The Hessian perspective
Writing as a unique American advantage
On 2 December 1776, an American patrol bested nine Hessians outside of Philadelphia. Bumping into each other on that cold winter morning, the Hessians attacked and pursued the Americans. But an ambush waited for them. The American ambush killed one Hessian and two horses, wounded two, and captured another.
How did these American amateurs best this mercenary Hessian patrol? According to Johann Edwald, a Hessian Captain, effective professional reading and writing helped the Continental Army overcome their experience gap. In Diary of the American War: A Hessian Journal, Edwald describes how the Americans invested in writing even when they didn’t have much.
Take a read:
During these two years the Americans have trained a great many excellent officers who very often shame and excell our experienced officers, who consider it sinful to read a book or to think of learning anything during the war. For the love of justice and in praise of this nation, I must admit that when we examined a haversack of the enemy, which contained only two shirts, we also found the most excellent military books translated into their language. For example, Turpin, Jenny, Grandmaison, La Croix, Tielke’s Field Engineer, and the Instructions of the great Frederick to his generals I have found more than one hundred times. Moreover, several among their officers had designed excellent small handbooks and distributed them in the army. Upon finding these books, I have exhorted our gentlemen many times to read and emulate these people, who only two years before were hunters, lawyers, physicians, clergymen, tradesmen, innkeepers, shoemakers, and tailors.1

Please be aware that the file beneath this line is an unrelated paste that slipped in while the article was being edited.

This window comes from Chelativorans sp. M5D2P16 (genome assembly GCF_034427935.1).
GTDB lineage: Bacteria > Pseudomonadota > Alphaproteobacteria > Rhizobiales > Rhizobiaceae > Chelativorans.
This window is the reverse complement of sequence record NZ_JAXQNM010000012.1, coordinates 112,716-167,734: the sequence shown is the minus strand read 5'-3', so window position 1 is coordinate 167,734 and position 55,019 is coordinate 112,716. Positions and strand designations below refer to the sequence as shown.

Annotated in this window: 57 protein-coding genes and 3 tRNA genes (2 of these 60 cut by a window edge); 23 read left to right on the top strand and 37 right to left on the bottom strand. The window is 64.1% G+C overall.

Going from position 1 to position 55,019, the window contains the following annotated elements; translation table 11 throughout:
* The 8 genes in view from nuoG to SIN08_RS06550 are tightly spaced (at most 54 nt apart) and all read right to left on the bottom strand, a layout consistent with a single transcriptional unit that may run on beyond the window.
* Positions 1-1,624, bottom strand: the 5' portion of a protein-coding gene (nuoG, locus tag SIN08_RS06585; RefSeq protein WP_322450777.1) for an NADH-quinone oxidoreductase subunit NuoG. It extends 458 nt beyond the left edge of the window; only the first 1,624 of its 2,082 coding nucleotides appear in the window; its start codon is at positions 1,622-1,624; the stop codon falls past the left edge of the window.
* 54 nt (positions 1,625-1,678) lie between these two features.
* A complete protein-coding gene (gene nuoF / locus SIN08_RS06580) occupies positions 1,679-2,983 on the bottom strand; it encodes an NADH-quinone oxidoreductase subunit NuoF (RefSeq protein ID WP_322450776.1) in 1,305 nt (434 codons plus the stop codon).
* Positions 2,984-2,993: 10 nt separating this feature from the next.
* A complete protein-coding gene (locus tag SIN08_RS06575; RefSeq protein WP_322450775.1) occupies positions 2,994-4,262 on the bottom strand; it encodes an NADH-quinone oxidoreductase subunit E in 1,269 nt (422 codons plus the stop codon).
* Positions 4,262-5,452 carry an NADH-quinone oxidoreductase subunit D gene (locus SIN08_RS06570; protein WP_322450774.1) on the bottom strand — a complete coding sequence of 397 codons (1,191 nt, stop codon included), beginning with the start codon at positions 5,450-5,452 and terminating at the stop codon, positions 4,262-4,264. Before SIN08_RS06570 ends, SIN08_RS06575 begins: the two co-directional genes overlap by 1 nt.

Today’s Army inherits this rich tradition of warfighting prowess undergirded by a pathological passion to share lessons. Where “small handbooks” distributed widely developed effective leaders in the Revolutionary period, so too will renewed professional journals today.